In addition, plant operating facilities will be improved and a resource room for educational and technical information exchange established.
The expansion will mean approximately 55 gigawatt hours of energy, enough to power about 24,000 homes. It will also result in saving of about 32,400 barrels of oil valued at US$2.3 million, and in so doing, avoid 45,954 tonnes of carbon emissions, as wind energy is cleaner than energy derived from oil.
The project advances the new energy thrust by the Government and the Ministry of Energy and Mining, as stated in the National Energy Policy.
According to Robertson, "a cornerstone of this policy is diversifying our energy base. We will find new ways to power our economy and to reduce the amount of energy we use. We will explore indigenous sources of energy and clean technologies, thereby injecting life into research institutions and generating new, green jobs at a time when new jobs are so sorely needed."
He noted further that "this policy will also enable us to reduce pollution and thereby protect the health of all Jamaicans as they go about their daily business. It will demonstrate that Jamaica is a responsible global citizen as we minimise our emissions of greenhouse gases, and reduce our carbon footprint."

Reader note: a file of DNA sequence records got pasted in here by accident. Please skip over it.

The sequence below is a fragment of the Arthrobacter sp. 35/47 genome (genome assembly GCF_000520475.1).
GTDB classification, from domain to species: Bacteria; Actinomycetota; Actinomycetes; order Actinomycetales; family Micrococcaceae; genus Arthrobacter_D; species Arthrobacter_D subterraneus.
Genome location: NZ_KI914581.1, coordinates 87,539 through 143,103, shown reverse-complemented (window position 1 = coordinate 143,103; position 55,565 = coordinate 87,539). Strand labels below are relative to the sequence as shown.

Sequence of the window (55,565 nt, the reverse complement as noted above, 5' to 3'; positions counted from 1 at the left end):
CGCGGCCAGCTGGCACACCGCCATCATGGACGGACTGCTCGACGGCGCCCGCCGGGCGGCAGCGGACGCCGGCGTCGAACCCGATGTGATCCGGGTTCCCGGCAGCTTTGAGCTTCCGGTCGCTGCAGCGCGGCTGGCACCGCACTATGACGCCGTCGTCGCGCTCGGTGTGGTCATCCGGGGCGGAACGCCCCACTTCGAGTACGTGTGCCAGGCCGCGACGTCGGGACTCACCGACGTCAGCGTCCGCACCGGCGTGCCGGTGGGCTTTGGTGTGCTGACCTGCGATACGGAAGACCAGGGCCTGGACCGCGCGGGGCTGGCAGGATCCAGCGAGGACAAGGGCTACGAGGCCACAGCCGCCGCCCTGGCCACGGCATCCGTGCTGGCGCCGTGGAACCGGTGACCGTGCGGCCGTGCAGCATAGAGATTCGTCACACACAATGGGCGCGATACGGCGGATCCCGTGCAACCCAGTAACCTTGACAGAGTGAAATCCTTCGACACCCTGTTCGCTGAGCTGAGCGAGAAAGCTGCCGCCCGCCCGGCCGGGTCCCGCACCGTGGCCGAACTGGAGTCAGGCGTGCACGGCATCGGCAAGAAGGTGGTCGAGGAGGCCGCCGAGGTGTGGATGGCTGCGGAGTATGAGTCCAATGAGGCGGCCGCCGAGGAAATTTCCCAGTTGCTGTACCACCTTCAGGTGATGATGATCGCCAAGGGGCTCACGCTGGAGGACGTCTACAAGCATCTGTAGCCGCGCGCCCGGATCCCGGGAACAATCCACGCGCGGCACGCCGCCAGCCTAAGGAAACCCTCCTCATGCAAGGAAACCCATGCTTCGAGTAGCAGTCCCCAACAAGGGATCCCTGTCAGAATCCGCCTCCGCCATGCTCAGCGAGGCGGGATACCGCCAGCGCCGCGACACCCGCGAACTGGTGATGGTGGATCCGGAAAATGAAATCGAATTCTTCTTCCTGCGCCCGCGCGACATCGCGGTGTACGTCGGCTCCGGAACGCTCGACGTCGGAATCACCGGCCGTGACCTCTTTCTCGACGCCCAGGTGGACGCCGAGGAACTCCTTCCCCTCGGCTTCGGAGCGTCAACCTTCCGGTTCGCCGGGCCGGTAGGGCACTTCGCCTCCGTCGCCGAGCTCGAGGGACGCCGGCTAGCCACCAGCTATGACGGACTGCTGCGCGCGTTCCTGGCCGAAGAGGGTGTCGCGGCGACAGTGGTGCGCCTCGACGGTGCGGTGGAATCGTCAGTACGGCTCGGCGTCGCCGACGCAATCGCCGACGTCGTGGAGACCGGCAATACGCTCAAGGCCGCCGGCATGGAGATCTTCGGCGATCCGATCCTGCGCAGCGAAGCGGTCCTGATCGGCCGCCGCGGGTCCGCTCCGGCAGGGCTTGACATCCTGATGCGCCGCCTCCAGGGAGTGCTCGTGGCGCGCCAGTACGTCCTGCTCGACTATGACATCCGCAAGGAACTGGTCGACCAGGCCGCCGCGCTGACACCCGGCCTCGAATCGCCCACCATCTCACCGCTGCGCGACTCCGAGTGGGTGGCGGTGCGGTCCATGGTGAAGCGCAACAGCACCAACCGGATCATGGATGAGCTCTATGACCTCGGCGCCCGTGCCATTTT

The expansion of the Wigton Wind Farm will increase Jamaica’s energy output from renewable sources and help the country to meet its target of 11 per cent of energy needs from renewable sources by 2010. At present, only 5 per cent of Jamaica’s energy comes from renewable sources.
Wigton Wind Farm is a subsidiary of the Petroleum Corporation of Jamaica (PCJ), which is an agency of the Ministry of Energy and Mining. Wigton was incorporated in 2000 to develop wind farms and similar renewable energy systems to harness energy for generation of electricity for commercial and domestic use.
Wigton has been supplying wind generated energy to the JPS grid and at Munro College, in St. Elizabeth for some time. The expansion will add to this effort.
The project will be built on a turnkey basis by Vestas Eolica of Spain with local input in engineering, studies and construction. Wigton has said that commissioning of the plant is scheduled for July 2010 and the project is 100 per cent financed from the PetroCaribe Development Fund.